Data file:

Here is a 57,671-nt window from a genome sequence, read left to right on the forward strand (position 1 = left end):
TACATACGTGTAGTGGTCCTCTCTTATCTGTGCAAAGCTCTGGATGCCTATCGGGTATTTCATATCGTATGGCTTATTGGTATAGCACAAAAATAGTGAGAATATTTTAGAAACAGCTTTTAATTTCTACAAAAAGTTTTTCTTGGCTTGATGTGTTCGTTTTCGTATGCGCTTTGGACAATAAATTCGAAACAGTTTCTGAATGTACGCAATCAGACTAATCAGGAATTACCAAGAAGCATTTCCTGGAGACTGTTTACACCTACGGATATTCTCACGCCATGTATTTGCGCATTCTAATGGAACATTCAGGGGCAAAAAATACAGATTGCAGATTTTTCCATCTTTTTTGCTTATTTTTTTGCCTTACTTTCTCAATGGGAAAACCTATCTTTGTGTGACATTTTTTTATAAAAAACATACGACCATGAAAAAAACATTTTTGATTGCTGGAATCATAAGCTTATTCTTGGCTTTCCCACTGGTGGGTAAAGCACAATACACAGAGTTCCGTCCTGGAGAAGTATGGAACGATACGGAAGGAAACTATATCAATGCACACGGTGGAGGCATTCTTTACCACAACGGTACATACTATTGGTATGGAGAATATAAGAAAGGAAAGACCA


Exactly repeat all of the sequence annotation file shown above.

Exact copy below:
Here is a 57,671-nt window from a genome sequence, read left to right on the forward strand (position 1 = left end):
TACATACGTGTAGTGGTCCTCTCTTATCTGTGCAAAGCTCTGGATGCCTATCGGGTATTTCATATCGTATGGCTTATTGGTATAGCACAAAAATAGTGAGAATATTTTAGAAACAGCTTTTAATTTCTACAAAAAGTTTTTCTTGGCTTGATGTGTTCGTTTTCGTATGCGCTTTGGACAATAAATTCGAAACAGTTTCTGAATGTACGCAATCAGACTAATCAGGAATTACCAAGAAGCATTTCCTGGAGACTGTTTACACCTACGGATATTCTCACGCCATGTATTTGCGCATTCTAATGGAACATTCAGGGGCAAAAAATACAGATTGCAGATTTTTCCATCTTTTTTGCTTATTTTTTTGCCTTACTTTCTCAATGGGAAAACCTATCTTTGTGTGACATTTTTTTATAAAAAACATACGACCATGAAAAAAACATTTTTGATTGCTGGAATCATAAGCTTATTCTTGGCTTTCCCACTGGTGGGTAAAGCACAATACACAGAGTTCCGTCCTGGAGAAGTATGGAACGATACGGAAGGAAACTATATCAATGCACACGGTGGAGGCATTCTTTACCACAACGGTACATACTATTGGTATGGAGAATATAAGAAAGGAAAGACCA